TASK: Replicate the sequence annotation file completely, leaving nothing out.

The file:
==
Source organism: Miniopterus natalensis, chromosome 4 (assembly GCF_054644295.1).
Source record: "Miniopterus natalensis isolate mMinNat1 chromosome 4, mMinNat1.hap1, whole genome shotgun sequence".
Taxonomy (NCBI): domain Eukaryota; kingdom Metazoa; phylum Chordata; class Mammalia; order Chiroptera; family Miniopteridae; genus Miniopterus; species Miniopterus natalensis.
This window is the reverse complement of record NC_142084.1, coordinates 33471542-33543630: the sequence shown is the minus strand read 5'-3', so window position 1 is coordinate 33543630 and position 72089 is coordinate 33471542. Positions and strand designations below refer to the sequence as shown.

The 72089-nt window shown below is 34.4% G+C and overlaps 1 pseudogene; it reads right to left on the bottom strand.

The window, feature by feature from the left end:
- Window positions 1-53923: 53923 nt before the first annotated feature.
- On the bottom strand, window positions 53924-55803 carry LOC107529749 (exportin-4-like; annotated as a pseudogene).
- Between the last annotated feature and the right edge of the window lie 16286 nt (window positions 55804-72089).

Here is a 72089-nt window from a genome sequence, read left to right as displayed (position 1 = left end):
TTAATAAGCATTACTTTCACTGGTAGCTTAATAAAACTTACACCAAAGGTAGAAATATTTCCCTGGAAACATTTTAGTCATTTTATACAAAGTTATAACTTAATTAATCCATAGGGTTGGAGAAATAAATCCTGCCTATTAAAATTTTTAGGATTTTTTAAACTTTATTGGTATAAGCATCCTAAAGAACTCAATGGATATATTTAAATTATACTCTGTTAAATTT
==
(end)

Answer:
Source organism: Miniopterus natalensis, chromosome 4 (assembly GCF_054644295.1).
Source record: "Miniopterus natalensis isolate mMinNat1 chromosome 4, mMinNat1.hap1, whole genome shotgun sequence".
Taxonomy (NCBI): domain Eukaryota; kingdom Metazoa; phylum Chordata; class Mammalia; order Chiroptera; family Miniopteridae; genus Miniopterus; species Miniopterus natalensis.
This window is the reverse complement of record NC_142084.1, coordinates 33471542-33543630: the sequence shown is the minus strand read 5'-3', so window position 1 is coordinate 33543630 and position 72089 is coordinate 33471542. Positions and strand designations below refer to the sequence as shown.

The 72089-nt window shown below is 34.4% G+C and overlaps 1 pseudogene; it reads right to left on the bottom strand.

The window, feature by feature from the left end:
- Window positions 1-53923: 53923 nt before the first annotated feature.
- On the bottom strand, window positions 53924-55803 carry LOC107529749 (exportin-4-like; annotated as a pseudogene).
- Between the last annotated feature and the right edge of the window lie 16286 nt (window positions 55804-72089).

Here is a 72089-nt window from a genome sequence, read left to right as displayed (position 1 = left end):
TTAATAAGCATTACTTTCACTGGTAGCTTAATAAAACTTACACCAAAGGTAGAAATATTTCCCTGGAAACATTTTAGTCATTTTATACAAAGTTATAACTTAATTAATCCATAGGGTTGGAGAAATAAATCCTGCCTATTAAAATTTTTAGGATTTTTTAAACTTTATTGGTATAAGCATCCTAAAGAACTCAATGGATATATTTAAATTATACTCTGTTAAATTT